Yankees place 2 reserve players on the injured list

ryan weber, yankees

While the New York Yankees patiently anticipate the return of numerous key players, they welcomed back Giancarlo Stanton, Josh Donaldson, and Tommy Kahnle this week.

However, such is the unpredictable nature of the Bombers, they simultaneously regain and lose players, illustrated by Harrison Bader’s transition to the injured list, accompanied by a number of reserve players.

Two days prior, the Yankees declared that newly recruited outfielder Greg Allen had to leave the game due to a hip flexor strain, leading to his placement on the 10-day injured list.

The 30-year-old Allen, procured from the Boston Red Sox, was intended to add additional speed to the lineup.

Over 10 games played, he has recorded a batting average of .214 with a .313 on-base percentage (OBP), inclusive of one home run, five runs, and an RBI.

His 139 weighted Runs Created Plus (wRC+) is reflective of his ability to contribute to the team’s run tally, particularly during end-of-game situations when the Yankees require a swift base runner.

Originally, Allen was scheduled to occasionally substitute in the center field during Bader’s stint on the injured list. However, the Yankees must now place significant reliance on Isiah Kiner-Falefa and Jake Bauers to bolster the outfield alongside Aaron Judge.

The Yankees also experienced a loss in their pitching department with the injury of RHP Ryan Weber:

Along with Allen, Ryan Weber, a bullpen member for the Yankees, was placed on a 15-day injured list on Saturday due to a right forearm strain.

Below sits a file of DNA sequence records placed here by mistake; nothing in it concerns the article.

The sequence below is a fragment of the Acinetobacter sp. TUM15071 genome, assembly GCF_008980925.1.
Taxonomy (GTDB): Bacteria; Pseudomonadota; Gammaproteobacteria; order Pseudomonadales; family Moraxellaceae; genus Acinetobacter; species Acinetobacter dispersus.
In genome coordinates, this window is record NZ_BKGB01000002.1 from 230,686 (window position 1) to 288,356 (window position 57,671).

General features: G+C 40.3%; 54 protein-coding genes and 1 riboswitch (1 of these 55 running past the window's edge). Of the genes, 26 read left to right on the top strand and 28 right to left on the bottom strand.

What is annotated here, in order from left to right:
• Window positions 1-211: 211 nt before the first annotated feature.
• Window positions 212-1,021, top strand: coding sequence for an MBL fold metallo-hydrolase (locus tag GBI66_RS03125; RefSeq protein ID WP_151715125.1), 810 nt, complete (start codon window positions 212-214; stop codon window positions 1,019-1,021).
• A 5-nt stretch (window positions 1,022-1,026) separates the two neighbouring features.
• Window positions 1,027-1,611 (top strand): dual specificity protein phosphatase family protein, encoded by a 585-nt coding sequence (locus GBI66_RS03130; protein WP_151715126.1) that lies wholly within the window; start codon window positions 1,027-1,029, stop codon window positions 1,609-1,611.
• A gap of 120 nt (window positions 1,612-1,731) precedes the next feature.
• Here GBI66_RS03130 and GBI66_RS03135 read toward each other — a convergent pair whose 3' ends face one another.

Weber has been performing admirably for the Yankees, boasting a 3.14 ERA across 14.1 innings, with an 86.4% left-on-base rate and a 46% ground ball rate. His extraordinarily low walk numbers, averaging 0.63 per nine innings, demonstrate his strike-throwing ability and the remarkable movement he generates on his pitches despite their low velocity.

Now 32 years old, Weber relies on a sequence of sinker, slider, and change-up pitches. His sinker holds a batting average against of .194 and exhibits 14% more horizontal and 10% more vertical movement compared to the average MLB pitcher.

Indeed, all of Weber’s pitches generate above-average movement, which aligns perfectly with his overall strategy. Despite none of his three pitches exceeding 90 mph, it’s impressive how efficiently he produces such effective numbers.

While the Yankees prefer not to use Weber in high-pressure situations, he can provide a useful contribution with a comfortable lead or when attempting to rally from behind. Weber serves as a valuable asset in alleviating fatigue in other areas.

To compensate for Weber’s absence, the Yankees have promoted left-handed pitcher Nick Ramirez. Ramirez maintains a 2.00 ERA over 9.0 innings with the Yankees and generates a 58.1% ground ball rate. Anticipate seeing him more frequently as Weber continues his rehabilitation from the forearm strain.

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